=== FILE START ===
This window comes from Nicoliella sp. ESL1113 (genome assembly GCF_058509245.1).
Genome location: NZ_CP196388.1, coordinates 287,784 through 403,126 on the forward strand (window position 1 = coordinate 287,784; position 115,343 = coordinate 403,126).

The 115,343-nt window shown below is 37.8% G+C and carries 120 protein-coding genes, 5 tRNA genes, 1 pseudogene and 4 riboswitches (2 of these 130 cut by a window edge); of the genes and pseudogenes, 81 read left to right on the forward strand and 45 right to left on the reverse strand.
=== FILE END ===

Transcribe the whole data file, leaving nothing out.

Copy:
This window comes from Nicoliella sp. ESL1113 (genome assembly GCF_058509245.1).
Genome location: NZ_CP196388.1, coordinates 287,784 through 403,126 on the forward strand (window position 1 = coordinate 287,784; position 115,343 = coordinate 403,126).

The 115,343-nt window shown below is 37.8% G+C and carries 120 protein-coding genes, 5 tRNA genes, 1 pseudogene and 4 riboswitches (2 of these 130 cut by a window edge); of the genes and pseudogenes, 81 read left to right on the forward strand and 45 right to left on the reverse strand.